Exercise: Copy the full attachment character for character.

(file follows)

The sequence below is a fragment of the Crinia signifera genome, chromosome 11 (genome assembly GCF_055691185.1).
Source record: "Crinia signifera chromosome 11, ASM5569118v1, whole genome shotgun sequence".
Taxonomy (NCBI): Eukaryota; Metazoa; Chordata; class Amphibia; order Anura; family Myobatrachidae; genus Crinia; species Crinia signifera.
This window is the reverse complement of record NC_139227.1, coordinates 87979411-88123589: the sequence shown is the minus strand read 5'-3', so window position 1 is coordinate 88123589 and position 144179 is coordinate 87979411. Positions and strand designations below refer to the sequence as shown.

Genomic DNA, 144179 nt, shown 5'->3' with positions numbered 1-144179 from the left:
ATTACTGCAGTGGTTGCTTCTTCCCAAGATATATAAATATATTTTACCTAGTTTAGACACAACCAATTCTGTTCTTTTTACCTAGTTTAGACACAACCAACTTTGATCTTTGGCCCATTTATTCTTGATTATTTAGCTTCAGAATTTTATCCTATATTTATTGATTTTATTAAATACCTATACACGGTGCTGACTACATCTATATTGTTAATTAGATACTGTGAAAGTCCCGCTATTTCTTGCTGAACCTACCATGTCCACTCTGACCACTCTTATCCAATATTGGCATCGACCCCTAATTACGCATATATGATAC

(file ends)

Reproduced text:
The sequence below is a fragment of the Crinia signifera genome, chromosome 11 (genome assembly GCF_055691185.1).
Source record: "Crinia signifera chromosome 11, ASM5569118v1, whole genome shotgun sequence".
Taxonomy (NCBI): Eukaryota; Metazoa; Chordata; class Amphibia; order Anura; family Myobatrachidae; genus Crinia; species Crinia signifera.
This window is the reverse complement of record NC_139227.1, coordinates 87979411-88123589: the sequence shown is the minus strand read 5'-3', so window position 1 is coordinate 88123589 and position 144179 is coordinate 87979411. Positions and strand designations below refer to the sequence as shown.

Genomic DNA, 144179 nt, shown 5'->3' with positions numbered 1-144179 from the left:
ATTACTGCAGTGGTTGCTTCTTCCCAAGATATATAAATATATTTTACCTAGTTTAGACACAACCAATTCTGTTCTTTTTACCTAGTTTAGACACAACCAACTTTGATCTTTGGCCCATTTATTCTTGATTATTTAGCTTCAGAATTTTATCCTATATTTATTGATTTTATTAAATACCTATACACGGTGCTGACTACATCTATATTGTTAATTAGATACTGTGAAAGTCCCGCTATTTCTTGCTGAACCTACCATGTCCACTCTGACCACTCTTATCCAATATTGGCATCGACCCCTAATTACGCATATATGATAC